Reeling from the patriarchy

24 07 2011

 So I went to a family wedding yesterday – the bride was lovely, the groom was charming, and I really like my family and the people in it, so that was awesome.

But HOLY PATRIARCHY BATMAN.  Not that this wedding was different from any other of the countless church weddings I’ve been to, with the various traditions that imply less love than a property transfer, but where I finally cracked was with a reading from Sirach –  this was a Catholic wedding –  which I’m going to paste in.

(TW for women as possessions)

“Blessed the husband of a good wife, twice-lengthened are his days; A worthy wife brings joy to her husband, peaceful and full is his life. A good wife is a generous gift bestowed upon him who fears the Lord; Be he rich or poor, his heart is content, and a smile is ever on his face.A gracious wife delights her husband, her thoughtfulness puts flesh on his bones; A gift from the Lord is her governed speech, and her firm virtue is of surpassing worth. Choicest of blessings is a modest wife, priceless her chaste soul. A holy and decent woman adds grace upon grace; indeed, no price is worthy of her temperate soul. Like the sun rising in the Lord’s heavens, the beauty of a virtuous wife is the radiance of her home.”

And at that point I realized I am simply done with the standard Christian definition of marriage.  For a long time I’ve fought inside my church for GLBT acceptance, and I’d also decided that, if I were ever to get married again (unlikely, but I think about these things) I’d do a civil union because my GLBT friends were still being denied marriage equality.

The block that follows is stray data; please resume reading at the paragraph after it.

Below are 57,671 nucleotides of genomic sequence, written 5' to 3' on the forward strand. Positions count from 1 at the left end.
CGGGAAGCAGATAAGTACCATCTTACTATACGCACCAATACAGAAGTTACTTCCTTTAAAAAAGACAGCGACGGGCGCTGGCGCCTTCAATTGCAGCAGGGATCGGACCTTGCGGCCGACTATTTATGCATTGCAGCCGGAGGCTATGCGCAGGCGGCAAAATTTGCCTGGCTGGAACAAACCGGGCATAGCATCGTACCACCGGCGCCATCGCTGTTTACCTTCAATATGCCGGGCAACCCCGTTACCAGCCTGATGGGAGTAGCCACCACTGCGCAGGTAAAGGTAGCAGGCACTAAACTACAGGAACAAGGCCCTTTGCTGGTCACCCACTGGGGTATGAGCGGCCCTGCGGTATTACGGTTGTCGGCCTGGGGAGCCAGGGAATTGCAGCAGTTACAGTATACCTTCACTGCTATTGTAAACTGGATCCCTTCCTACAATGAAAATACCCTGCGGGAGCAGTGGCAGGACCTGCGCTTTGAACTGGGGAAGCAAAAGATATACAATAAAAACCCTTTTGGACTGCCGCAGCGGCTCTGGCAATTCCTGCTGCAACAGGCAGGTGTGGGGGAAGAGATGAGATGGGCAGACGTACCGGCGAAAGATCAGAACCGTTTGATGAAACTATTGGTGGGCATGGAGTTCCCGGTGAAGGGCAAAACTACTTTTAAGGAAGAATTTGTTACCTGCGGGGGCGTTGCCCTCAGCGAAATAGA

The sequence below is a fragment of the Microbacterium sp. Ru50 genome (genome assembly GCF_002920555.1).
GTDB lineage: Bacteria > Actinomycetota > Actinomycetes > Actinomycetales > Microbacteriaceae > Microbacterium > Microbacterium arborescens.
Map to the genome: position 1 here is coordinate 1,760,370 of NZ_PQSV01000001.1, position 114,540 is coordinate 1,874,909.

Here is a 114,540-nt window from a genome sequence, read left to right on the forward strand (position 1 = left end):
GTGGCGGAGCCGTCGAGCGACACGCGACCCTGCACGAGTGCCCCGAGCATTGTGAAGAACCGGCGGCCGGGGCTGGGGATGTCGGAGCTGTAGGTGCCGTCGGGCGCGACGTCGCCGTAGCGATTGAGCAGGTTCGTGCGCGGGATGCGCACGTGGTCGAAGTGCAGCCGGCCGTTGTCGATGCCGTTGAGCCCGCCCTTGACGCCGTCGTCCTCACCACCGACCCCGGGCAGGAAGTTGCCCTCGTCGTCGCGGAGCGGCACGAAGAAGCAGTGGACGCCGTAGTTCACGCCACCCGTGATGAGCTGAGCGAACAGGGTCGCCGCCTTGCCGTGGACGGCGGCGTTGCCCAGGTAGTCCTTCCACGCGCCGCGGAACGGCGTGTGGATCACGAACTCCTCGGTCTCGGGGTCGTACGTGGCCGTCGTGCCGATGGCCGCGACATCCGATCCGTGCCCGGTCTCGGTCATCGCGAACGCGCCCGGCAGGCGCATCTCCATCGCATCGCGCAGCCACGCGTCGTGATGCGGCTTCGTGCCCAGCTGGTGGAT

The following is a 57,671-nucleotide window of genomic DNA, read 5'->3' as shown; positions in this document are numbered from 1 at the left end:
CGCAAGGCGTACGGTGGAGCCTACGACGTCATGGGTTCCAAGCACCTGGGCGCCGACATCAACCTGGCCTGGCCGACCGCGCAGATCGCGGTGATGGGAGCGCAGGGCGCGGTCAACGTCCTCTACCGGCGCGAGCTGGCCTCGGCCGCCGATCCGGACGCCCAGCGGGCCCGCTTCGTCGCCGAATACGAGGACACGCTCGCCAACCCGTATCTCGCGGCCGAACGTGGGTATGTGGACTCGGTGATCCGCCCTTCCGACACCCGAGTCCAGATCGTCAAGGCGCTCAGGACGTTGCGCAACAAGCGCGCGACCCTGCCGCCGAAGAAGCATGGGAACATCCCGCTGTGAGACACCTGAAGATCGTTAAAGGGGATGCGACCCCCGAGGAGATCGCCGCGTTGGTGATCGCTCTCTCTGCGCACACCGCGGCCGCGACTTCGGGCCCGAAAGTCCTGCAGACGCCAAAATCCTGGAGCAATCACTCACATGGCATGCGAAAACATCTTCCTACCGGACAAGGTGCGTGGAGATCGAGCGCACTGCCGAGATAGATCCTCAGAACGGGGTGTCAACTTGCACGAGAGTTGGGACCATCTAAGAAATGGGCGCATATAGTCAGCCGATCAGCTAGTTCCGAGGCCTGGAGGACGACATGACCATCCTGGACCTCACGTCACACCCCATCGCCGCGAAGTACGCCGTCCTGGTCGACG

And then yesterday, just done.  There can be full marriage equality and I’m still not going to be married in a church ever again.  I did it once, and it was important to me at the time, back when I was still concerned about the conventions and keeping all my various relatives happy.  It was a weird realization for me.  

I swear I came out of that service feeling light-headed, having had my light-bulb moment there in the pews.  I wanted to grab all of my nieces and tell them they didn’t have to buy into this.  The oldest one (age 21) got it, I think – she’s always been so fiercely independent, so much her own person, that she’s light-years ahead of where I was at that age.  Much credit to her mother, I think, who kept her own name back at their wedding in 1988, in spite of much pressure to do otherwise.  

Today I’m spending doing secular things.  I thought briefly about going to church and just could NOT do it.




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